The topic of love in music is so common it seems almost impossible to avoid. From “Can’t Help Falling In Love” by Elvis Presley to “All of Me” by John Legend to “Thinkin Bout You” by Frank Ocean, musicians create work decade after decade about the people who captivate their hearts and minds.
There are sad love songs (think “Someone Like You” by Adele) and sexy love songs (think “I’ll Make Love to You” by Boyz II Men), but all these songs have one thing in common: They center around romantic love.
Love is a “strong affection for another arising out of kinship or personal ties,” according to Merriam-Webster. The example the dictionary gives is the “maternal love for a child.” Needless to say, there are many types of love in this world, not solely limited to the romantic variety.
Norwegian singer Jenny Hval has taken this to heart with her latest album, “The Practice of Love.”
Inspired by a 1985 drama of the same title, the album is experimental without being out of touch. Self-described on her bandcamp page as “compellingly humane,” the eight-track album has a matching tarot card for each song. Tarot cards are just one of Hval’s many interests and reflect the idea that there may be more to this world than what we physically experience in our day-to-day lives.
Hval’s sound is as unique as the rest of the album’s features: 90s-sounding synths back her varied vocals, and the lyrics are often whispered, more like a secret than a traditional song.
Perhaps the most unique aspect of “The Practice of Love” is the subject matter. Ego death, physical death, metaphysics, spirits, visual art and, of course, love are all explored through the album.
The song titled “The Practice of Love” begins with musicians Vivian Wang and Lasse Marhaug reading from their own, original writings, and the song feels almost like spoken word. The artists discuss their relationship with the idea of love, saying “I hate ‘love’ in my own language. It contains the entire word ‘honesty’ inside it, which makes it sound religious … purified.”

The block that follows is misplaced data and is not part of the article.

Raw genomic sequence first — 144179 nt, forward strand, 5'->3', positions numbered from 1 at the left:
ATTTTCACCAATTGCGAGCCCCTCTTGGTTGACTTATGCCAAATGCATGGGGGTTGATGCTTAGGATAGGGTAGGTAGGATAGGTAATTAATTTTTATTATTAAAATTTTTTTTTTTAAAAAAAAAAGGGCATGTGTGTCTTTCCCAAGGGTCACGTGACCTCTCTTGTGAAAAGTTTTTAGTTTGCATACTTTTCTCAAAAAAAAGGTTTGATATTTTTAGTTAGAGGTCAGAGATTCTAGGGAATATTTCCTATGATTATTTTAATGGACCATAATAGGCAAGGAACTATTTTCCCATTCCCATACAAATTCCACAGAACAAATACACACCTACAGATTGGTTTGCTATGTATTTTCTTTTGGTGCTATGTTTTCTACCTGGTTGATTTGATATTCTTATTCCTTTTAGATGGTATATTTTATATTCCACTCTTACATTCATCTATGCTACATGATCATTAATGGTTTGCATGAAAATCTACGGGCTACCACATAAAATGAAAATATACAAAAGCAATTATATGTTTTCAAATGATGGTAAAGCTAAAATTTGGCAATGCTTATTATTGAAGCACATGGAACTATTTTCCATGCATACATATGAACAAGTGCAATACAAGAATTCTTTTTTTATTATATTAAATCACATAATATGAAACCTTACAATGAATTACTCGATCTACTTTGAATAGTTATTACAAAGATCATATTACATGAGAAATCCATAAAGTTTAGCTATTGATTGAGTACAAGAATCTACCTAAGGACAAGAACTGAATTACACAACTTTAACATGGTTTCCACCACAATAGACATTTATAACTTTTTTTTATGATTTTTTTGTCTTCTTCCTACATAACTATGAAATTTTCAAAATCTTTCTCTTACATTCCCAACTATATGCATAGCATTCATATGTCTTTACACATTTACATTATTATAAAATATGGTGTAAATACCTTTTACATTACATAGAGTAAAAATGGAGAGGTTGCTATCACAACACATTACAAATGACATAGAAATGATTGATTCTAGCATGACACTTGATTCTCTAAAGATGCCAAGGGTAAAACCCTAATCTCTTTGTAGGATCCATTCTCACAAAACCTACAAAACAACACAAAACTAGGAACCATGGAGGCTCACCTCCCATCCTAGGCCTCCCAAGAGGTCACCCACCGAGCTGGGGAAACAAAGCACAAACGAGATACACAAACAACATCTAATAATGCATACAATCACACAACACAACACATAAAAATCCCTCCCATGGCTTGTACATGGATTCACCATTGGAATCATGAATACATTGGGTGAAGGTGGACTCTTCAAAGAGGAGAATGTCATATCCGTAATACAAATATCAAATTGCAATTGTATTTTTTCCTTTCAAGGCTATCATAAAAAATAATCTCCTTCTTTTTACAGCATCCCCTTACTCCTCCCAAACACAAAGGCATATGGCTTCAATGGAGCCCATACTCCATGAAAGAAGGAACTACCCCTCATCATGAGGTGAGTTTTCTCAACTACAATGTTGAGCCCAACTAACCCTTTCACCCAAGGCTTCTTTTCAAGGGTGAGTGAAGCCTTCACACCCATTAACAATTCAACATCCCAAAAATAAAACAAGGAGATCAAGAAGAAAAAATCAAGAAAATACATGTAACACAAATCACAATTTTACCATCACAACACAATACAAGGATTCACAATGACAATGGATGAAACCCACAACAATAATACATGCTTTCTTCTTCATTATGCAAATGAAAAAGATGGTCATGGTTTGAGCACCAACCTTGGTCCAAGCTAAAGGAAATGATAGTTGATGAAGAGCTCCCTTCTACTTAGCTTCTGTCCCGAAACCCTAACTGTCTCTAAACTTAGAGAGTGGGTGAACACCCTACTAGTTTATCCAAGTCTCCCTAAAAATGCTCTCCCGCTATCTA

Later in the song, one of them reads a confession: “Maybe ‘sorry’ is the closest I ever got to expressing love.”
The questioning of what love is as opposed to expressing personal feelings distinguishes Hval’s music from traditional love songs about unrequited feelings or boundless lust. Hval manages to question, and prompt deeper thinking about, love itself.
Although “The Practice of Love” may appeal less to hip-hop heads looking for a catchy beat or rock ‘n’ roll fanatics looking for music to dance to, Hval sets the bar higher for topics available to musicians. If music is a tool for communication, why not address serious issues, at least sometimes?
Another song from the album, titled “Ashes to Ashes,” deals with dreaming, death and abstract concepts, only it touches on these issues emotionally, once again displaying the idea that love doesn’t have to be about a person at all. The song begins with Hval singing, “She had this dream about a song / She was certain that it was about a burial / The ritual beautifully written / Even the groove was filled with sadness.”
Later, the song talks about the beauty in the unknown: “dream[ing] of fucking before I knew how” and not knowing the lyrics to a certain song. Perhaps this song is truly experimental, nothing more than an abstract thought train from Hval.
But maybe this is a song about gratitude, about seeing the beauty in everyday things, the beauty in dirt and sex dreams. Love can also be defined as “warm attachment, enthusiasm or devotion.” If Hval can make a compelling case about her attachment to a sad song, I would say there is love for that song. Or dreaming. Or dirt.
Love is all around us.
Hval reminds us that love does not always need to be an extravagant, ring-on-the-finger, mind-blowing, orgasmic, romantic experience. Love can be mundane, and still be beautiful and just as worthwhile.
Ella Boyd SC ’21 is one of TSL’s music columnists. Besides writing, she enjoys listening to (and mixing) music, writing poetry and making art.